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People v. White

OCTOBER 4, 1972.




APPEAL from the Circuit Court of Cook County; the Hon. MEL R. JIGANTI, Judge, presiding.


The defendant, Michael White, was charged with attempted murder and aggravated battery. He was tried by a jury in the Circuit Court of Cook County and found guilty of aggravated battery but acquitted of attempted murder. He was sentenced to a term of one to three years.

The issues on review are whether the conviction on one count and acquittal on another are legally inconsistent, whether there was a violation of defendant's constitutional guarantee against double jeopardy, whether one count of the indictment was void because it omitted to state the battery was done "without legal justification," whether the court erred in excluding a document which the defense maintains was probative of the defendant's mental state, and whether the defendant should have been sentenced to probation rather than the term of one to three years.

The defendant and two other blacks, Arlester Brown and Richard Mister, were in a car traveling west on 63rd Street near the Argo-Chicago boundary at 3:00 A.M. on March 29, 1969. Just west of Cicero Avenue they encountered a car driven by William Cummings, an off-duty police officer, with Kevin Daly as a passenger. Both are white and 22 years old.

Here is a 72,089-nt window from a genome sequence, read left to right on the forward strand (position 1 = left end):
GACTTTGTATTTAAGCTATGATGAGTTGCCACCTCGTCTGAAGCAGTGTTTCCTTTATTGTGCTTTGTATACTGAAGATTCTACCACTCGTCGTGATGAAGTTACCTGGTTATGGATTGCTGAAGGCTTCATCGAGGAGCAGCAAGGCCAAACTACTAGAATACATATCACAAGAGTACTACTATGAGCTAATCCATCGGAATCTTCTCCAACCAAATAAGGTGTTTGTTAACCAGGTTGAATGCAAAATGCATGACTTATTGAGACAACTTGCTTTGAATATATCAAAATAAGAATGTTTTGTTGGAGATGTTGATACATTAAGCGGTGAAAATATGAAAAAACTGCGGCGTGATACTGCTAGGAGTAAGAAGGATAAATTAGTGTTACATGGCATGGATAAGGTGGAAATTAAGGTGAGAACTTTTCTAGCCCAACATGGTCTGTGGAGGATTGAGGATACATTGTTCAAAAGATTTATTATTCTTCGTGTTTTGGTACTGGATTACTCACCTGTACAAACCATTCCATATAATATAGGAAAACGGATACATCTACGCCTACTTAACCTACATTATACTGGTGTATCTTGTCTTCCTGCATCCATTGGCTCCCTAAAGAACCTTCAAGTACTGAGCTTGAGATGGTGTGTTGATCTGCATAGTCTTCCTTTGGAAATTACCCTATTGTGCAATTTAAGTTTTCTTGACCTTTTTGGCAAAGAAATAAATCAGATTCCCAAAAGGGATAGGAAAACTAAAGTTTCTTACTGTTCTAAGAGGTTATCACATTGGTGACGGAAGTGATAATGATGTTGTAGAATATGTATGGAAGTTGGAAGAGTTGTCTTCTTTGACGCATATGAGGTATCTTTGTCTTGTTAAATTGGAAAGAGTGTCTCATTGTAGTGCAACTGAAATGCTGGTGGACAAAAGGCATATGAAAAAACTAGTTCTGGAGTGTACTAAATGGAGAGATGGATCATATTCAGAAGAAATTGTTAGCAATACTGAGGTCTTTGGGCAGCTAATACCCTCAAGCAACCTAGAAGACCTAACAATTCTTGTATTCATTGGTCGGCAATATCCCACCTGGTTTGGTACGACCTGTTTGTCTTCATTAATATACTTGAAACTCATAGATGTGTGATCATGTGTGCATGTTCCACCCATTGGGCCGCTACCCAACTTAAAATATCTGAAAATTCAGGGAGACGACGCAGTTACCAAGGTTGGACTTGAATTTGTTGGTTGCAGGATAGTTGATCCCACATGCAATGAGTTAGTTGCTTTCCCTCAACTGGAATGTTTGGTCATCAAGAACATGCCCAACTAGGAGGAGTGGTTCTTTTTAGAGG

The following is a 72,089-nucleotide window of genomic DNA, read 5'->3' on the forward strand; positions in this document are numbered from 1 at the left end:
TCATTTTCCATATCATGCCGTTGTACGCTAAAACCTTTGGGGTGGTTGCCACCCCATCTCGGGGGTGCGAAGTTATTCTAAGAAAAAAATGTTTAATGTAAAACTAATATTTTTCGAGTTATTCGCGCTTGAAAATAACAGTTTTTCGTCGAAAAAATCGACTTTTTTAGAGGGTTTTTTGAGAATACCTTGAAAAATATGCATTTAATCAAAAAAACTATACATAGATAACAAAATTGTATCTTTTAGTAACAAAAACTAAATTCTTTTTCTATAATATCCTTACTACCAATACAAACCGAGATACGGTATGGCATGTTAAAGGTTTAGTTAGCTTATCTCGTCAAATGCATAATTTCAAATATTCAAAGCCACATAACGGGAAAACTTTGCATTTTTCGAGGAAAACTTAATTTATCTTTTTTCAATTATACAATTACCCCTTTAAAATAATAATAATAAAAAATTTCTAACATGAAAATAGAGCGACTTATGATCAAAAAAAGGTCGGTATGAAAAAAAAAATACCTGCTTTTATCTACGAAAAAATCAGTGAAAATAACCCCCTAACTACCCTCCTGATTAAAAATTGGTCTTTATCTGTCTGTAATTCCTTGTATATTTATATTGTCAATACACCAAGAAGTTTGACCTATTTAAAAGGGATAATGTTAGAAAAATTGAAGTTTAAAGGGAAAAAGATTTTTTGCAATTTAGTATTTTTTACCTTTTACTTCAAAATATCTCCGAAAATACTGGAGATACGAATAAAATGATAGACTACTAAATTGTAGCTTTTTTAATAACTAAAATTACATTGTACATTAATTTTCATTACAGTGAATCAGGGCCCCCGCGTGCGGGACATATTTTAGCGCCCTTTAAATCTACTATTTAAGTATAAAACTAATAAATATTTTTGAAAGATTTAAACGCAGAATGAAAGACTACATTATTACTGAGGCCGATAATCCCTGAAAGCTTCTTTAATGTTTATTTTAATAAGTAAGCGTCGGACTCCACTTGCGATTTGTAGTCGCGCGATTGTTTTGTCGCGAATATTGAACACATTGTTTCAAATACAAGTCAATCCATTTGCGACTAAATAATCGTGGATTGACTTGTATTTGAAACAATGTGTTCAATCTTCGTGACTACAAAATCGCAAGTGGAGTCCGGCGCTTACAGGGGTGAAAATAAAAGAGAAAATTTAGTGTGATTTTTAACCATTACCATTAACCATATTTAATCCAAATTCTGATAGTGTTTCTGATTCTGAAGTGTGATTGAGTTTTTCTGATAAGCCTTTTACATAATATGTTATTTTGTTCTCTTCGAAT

There is conflicting testimony about the encounter. Cummings and Daly stated they were cut off several times by the blacks, while the defendant and his two friends contend Cummings pulled up alongside their car several times and "gunned their motor as though they wanted to race," nearly causing a collision.

As the two cars approached 7100 West on 63rd Street they stopped side-by-side as they waited for an on-coming train. The prosecution witnesses, Cummings and Daly, testified the defendant began talking to them and motioned to roll down the window. The defendant allegedly said, "I am going to prove I am a man," or "I am a better man than you." The defendant then displayed a pistol. Cummings replied that he was sorry and backed his car about 25 feet to the rear. He then got out of his car, opening his door half-way, yelled that he was a police officer, and commanded the defendant to throw the gun down and come out of the car. After an exchange of shots initiated by the defendant, Cummings had been hit three times but still managed to get back into his car and pursue the other vehicle, which sped away.